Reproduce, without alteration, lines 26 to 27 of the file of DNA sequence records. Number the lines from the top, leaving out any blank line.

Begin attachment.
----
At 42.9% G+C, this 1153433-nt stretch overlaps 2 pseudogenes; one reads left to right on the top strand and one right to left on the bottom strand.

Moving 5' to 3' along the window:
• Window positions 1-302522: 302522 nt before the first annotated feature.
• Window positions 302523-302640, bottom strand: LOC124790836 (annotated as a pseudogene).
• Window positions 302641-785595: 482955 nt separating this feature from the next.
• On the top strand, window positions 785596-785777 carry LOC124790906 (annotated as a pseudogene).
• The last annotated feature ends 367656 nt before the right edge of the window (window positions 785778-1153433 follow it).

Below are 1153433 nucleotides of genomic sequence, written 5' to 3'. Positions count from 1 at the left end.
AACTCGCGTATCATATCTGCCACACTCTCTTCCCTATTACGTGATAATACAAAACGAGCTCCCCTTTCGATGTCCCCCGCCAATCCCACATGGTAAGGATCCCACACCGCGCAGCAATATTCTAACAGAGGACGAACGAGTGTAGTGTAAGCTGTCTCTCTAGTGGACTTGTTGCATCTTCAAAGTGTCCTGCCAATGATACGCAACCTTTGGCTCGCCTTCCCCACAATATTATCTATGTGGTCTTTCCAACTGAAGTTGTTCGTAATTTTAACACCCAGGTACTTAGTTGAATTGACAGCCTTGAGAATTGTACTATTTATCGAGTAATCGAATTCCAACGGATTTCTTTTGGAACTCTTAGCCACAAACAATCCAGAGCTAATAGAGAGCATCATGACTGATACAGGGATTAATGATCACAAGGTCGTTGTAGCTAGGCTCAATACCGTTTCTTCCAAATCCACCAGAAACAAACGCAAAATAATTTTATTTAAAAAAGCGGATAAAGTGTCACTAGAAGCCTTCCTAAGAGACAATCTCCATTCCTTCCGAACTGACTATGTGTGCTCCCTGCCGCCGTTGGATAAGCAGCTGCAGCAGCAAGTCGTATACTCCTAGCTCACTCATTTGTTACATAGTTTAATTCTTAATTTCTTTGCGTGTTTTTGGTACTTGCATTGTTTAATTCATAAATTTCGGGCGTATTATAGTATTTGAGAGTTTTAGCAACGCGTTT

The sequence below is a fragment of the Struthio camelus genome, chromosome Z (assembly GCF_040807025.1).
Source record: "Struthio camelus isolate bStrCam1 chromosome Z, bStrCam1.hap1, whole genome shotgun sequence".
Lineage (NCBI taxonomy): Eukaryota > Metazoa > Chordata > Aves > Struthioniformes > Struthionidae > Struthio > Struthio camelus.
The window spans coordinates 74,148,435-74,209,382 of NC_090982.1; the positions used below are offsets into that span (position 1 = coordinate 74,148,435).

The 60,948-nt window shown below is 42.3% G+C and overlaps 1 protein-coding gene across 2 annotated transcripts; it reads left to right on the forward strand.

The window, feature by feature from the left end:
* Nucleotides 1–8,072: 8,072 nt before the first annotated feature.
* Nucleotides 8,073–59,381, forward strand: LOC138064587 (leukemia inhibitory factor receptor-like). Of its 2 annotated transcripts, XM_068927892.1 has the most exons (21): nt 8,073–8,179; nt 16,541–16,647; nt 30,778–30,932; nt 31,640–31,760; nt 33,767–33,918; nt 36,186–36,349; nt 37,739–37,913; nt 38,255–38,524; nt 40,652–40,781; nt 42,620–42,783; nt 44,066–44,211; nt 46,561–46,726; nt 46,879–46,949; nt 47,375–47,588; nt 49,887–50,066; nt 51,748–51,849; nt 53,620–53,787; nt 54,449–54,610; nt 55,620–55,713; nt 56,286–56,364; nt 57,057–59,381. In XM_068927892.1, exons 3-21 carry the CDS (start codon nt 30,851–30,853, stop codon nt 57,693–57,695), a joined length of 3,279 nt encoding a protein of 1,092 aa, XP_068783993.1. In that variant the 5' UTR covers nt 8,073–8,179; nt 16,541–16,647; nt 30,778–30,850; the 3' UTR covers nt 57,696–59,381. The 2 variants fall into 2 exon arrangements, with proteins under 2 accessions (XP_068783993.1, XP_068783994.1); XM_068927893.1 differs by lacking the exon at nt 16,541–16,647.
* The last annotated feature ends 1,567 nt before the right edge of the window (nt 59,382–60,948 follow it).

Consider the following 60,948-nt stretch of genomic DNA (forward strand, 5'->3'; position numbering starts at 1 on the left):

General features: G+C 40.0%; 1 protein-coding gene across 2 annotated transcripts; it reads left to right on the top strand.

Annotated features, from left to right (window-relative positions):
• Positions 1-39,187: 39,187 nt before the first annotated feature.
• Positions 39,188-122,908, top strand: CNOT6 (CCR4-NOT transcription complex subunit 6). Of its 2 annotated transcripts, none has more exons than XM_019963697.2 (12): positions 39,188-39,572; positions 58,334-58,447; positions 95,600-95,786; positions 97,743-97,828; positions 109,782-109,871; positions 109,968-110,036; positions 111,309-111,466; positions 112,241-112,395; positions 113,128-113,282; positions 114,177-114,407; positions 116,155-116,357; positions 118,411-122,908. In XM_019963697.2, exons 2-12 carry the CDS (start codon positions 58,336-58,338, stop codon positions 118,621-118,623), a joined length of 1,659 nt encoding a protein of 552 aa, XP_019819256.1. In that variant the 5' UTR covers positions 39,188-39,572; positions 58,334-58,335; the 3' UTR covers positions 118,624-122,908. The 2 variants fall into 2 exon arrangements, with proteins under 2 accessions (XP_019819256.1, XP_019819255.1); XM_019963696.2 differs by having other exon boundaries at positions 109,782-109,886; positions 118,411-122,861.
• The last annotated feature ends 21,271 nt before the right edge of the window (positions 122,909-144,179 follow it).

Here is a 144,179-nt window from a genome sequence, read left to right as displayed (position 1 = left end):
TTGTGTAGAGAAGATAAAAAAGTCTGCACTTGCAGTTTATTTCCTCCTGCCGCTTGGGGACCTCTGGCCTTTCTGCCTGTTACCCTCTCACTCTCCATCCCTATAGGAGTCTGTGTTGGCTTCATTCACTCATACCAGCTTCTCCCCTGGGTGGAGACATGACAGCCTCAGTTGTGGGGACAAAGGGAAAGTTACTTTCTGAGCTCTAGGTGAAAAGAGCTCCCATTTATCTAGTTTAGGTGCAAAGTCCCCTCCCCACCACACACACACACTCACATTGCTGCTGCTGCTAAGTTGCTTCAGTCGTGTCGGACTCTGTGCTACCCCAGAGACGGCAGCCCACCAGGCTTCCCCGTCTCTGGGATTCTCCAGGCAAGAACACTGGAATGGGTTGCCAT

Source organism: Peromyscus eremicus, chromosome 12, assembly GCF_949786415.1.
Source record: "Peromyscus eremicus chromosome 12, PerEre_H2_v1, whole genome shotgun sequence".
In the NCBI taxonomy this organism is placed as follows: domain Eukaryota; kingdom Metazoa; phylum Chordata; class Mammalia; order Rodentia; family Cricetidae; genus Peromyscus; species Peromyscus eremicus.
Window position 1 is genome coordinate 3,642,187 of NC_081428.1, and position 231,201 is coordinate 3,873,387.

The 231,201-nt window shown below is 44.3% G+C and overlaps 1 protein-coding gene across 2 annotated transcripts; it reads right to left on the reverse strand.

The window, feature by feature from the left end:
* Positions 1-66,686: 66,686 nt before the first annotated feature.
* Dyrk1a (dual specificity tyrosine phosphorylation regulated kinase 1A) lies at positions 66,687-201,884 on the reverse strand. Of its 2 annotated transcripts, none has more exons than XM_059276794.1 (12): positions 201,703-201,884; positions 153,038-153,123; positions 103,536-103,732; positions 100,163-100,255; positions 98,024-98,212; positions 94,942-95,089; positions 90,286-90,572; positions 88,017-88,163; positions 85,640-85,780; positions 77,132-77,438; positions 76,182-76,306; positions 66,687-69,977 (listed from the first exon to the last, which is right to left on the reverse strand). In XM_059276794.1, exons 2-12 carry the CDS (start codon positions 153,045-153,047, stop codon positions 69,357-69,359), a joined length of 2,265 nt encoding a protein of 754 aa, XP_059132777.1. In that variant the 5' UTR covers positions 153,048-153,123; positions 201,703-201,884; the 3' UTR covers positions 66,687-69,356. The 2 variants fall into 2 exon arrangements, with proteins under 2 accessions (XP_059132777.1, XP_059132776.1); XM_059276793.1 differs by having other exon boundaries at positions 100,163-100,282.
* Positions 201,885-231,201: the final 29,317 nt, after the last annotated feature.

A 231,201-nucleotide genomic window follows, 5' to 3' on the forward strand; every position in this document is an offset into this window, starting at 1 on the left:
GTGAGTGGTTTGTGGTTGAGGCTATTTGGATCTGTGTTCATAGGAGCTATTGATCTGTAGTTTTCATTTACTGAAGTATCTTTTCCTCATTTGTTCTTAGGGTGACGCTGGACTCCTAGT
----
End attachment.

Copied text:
TTGTGTAGAGAAGATAAAAAAGTCTGCACTTGCAGTTTATTTCCTCCTGCCGCTTGGGGACCTCTGGCCTTTCTGCCTGTTACCCTCTCACTCTCCATCCCTATAGGAGTCTGTGTTGGCTTCATTCACTCATACCAGCTTCTCCCCTGGGTGGAGACATGACAGCCTCAGTTGTGGGGACAAAGGGAAAGTTACTTTCTGAGCTCTAGGTGAAAAGAGCTCCCATTTATCTAGTTTAGGTGCAAAGTCCCCTCCCCACCACACACACACACTCACATTGCTGCTGCTGCTAAGTTGCTTCAGTCGTGTCGGACTCTGTGCTACCCCAGAGACGGCAGCCCACCAGGCTTCCCCGTCTCTGGGATTCTCCAGGCAAGAACACTGGAATGGGTTGCCAT

Source organism: Peromyscus eremicus, chromosome 12, assembly GCF_949786415.1.